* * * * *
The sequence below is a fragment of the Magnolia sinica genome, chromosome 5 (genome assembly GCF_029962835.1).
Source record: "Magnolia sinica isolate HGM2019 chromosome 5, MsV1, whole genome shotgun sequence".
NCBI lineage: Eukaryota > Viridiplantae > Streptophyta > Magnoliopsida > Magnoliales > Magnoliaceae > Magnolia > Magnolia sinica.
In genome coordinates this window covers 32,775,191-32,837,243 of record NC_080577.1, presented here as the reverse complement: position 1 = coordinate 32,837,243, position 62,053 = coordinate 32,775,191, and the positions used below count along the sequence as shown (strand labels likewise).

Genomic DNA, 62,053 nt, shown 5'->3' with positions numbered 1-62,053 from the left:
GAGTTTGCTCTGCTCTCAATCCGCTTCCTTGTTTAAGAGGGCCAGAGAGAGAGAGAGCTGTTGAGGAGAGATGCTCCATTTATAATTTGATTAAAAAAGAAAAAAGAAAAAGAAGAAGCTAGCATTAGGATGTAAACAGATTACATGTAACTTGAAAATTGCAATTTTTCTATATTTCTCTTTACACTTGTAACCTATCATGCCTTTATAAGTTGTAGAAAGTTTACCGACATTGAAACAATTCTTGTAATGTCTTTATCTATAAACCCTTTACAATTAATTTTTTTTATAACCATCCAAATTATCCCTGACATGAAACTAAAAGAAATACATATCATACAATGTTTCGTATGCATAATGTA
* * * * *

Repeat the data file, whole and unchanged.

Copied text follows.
The sequence below is a fragment of the Magnolia sinica genome, chromosome 5 (genome assembly GCF_029962835.1).
Source record: "Magnolia sinica isolate HGM2019 chromosome 5, MsV1, whole genome shotgun sequence".
NCBI lineage: Eukaryota > Viridiplantae > Streptophyta > Magnoliopsida > Magnoliales > Magnoliaceae > Magnolia > Magnolia sinica.
In genome coordinates this window covers 32,775,191-32,837,243 of record NC_080577.1, presented here as the reverse complement: position 1 = coordinate 32,837,243, position 62,053 = coordinate 32,775,191, and the positions used below count along the sequence as shown (strand labels likewise).

Genomic DNA, 62,053 nt, shown 5'->3' with positions numbered 1-62,053 from the left:
GAGTTTGCTCTGCTCTCAATCCGCTTCCTTGTTTAAGAGGGCCAGAGAGAGAGAGAGCTGTTGAGGAGAGATGCTCCATTTATAATTTGATTAAAAAAGAAAAAAGAAAAAGAAGAAGCTAGCATTAGGATGTAAACAGATTACATGTAACTTGAAAATTGCAATTTTTCTATATTTCTCTTTACACTTGTAACCTATCATGCCTTTATAAGTTGTAGAAAGTTTACCGACATTGAAACAATTCTTGTAATGTCTTTATCTATAAACCCTTTACAATTAATTTTTTTTATAACCATCCAAATTATCCCTGACATGAAACTAAAAGAAATACATATCATACAATGTTTCGTATGCATAATGTA